TUESDAY, February 6th, 2018. A big anniversary for a lot of people, not least the millions of women celebrating the centenary of winning the democratic franchise.
Not all women were given the vote – only some, and those over the age of 30, but it was the point that marked the turning of the Suffragettes’ tide.
The UK was by no means ground-breaking in its emancipation. New Zealand (1893) and Australia (1902) were global pioneers in giving women the vote, with the Scandinavian states following, plus Canada in 1917, before the stuffed shirts of Westminster finally succumbed to the inevitable, the same year as Germany, Austria, Poland and the newly Sovietised Russia.
Much to celebrate then, and I’d gladly raise a glass to Emmeline Pankhurst and her brave compatriots, every bit as courageous in their battles as the millions of British menfolk who had shown such selflessness and sacrifice for the previous four years in Flanders’ fields.
You could make a fair argument that those men died so that future generations of women had British politicians to vote for. And say the same even moreso, when they were called again in 1939.
The sad fact is that to the strident haters of 2018 those men symbolise a Britain that is roundly despised by so many of the very people it empowered.
I suppose they’d have been far happier if we were all speaking German and had a Swastika flying over the Palace of Westminster. Not a lot’s changed for them in 100 years, except it would be German with a blue flag and gold stars.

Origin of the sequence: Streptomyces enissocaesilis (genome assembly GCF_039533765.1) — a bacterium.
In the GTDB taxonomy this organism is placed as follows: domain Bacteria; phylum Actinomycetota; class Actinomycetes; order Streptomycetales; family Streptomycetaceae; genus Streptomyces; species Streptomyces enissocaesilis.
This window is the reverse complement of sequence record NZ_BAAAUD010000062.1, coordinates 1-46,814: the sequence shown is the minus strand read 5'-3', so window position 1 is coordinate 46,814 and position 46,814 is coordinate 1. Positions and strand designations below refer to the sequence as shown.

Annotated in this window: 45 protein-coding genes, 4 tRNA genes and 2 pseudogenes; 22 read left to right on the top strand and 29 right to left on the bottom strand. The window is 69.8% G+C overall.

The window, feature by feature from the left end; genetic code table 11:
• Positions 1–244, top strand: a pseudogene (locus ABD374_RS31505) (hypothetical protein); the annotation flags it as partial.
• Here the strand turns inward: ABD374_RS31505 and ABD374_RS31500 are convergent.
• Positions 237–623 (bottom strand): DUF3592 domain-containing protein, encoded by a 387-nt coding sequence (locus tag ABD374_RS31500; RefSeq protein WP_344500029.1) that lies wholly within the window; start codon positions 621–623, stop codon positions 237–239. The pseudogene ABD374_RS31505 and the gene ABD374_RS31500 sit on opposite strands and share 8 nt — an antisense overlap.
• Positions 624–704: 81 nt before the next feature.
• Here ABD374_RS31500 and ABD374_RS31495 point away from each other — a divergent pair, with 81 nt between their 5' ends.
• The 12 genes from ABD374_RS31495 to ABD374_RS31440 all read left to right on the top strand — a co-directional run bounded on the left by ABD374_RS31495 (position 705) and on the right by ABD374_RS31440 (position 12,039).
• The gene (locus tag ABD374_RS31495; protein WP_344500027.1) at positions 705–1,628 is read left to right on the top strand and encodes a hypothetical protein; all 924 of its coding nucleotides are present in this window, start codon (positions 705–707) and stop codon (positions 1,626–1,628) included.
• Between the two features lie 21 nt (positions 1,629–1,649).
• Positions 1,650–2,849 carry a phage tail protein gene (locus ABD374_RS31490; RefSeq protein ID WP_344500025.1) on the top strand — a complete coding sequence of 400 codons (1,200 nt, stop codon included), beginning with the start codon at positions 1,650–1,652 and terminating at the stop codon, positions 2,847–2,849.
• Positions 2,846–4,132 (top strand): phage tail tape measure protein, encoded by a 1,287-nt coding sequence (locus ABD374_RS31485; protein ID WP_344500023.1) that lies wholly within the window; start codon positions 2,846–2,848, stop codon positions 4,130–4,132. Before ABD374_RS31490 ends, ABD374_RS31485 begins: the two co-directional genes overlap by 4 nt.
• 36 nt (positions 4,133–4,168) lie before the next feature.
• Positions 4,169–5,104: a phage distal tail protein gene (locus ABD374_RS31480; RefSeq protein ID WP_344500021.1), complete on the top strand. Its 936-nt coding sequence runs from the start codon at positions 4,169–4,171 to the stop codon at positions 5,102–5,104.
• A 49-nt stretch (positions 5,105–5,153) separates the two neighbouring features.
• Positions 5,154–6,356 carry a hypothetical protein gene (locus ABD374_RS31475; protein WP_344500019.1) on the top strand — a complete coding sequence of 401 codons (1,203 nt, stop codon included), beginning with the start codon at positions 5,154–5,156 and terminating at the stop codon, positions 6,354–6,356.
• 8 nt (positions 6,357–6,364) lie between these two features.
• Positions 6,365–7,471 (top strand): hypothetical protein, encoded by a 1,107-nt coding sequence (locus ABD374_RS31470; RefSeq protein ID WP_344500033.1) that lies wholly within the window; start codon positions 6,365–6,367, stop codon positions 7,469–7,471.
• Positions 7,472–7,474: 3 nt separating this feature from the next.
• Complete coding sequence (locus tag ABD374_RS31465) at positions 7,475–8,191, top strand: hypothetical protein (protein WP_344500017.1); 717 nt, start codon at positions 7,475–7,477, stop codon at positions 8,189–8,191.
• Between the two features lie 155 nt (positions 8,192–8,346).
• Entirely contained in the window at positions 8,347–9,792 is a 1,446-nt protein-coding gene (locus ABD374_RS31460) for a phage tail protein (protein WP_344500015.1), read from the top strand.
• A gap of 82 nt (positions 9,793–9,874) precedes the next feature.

But that glass I’d raise to Mrs Pankhurst and her colleagues, I’d gladly tip over the heads of some of the harridans for whom ‘equality’ is just a perverted code for power-mongering.
Leigh Day is a bloated firm of Manchester lawyers, fat on the milk of legal aid and the ‘where there’s blame there’s a claim’ culture that just coincidentally is crippling the NHS.
It goes without saying that they worship the European Court of Human Rights.
Leigh Day are suing Tesco for an estimated £4 billion on behalf of women shelf stackers, arguing they are being trodden down by the male jackboot (my words not theirs), because blokes working in the warehousing and distribution side of the business earn more.
I’m not getting bogged down by the detail. Suffice to say Leigh Day are essentially saying they both work in getting product to customer, ergo an hour worked in either pay should be the same.
A couple of questions occur – why no mention of the male shelf fillers who presumably earn the same as the women?
And if that warehousing job is so much more lucrative, why don’t the women just apply for it? Because that’s where equality should exist – in opportunity, not simple reward. Do Tesco really advertise ‘Warehouse Staff Wanted – Weakling Women Need Not Apply’? You know they don’t.
The fact is it’s probably much harder, more physical work, in a far less cosy environment. So, a different job then. With different pay.
Lord help UK industry if these Leigh Day parasites win because it would ruin businesses – although having said that, one answer would be for companies not to raise the shelf-fillers’ wages, but lower the warehousing pay. Not thought of that, eh?
And if the bloke who unblocks the executive lavvies at Leigh Day’s offices feels like suing because his hour should be worth as much as any of the company’s 27 female legal partners, I’ll tip up a few quid to fight his corner.
After all, he’s up to his elbows in the brown and dirty.
They just talk **it.
STILL with Tuesday February 6th and at least one half of the city of Manchester was in sombre mood, marking the 60th anniversary of the Munich air disaster in which 23 people perished.
Down in deepest Camberley, Surrey, news of the Manchester United tragedy was muted by the arrival of baby Glynis, third child of Mary and Glyn Jeffery.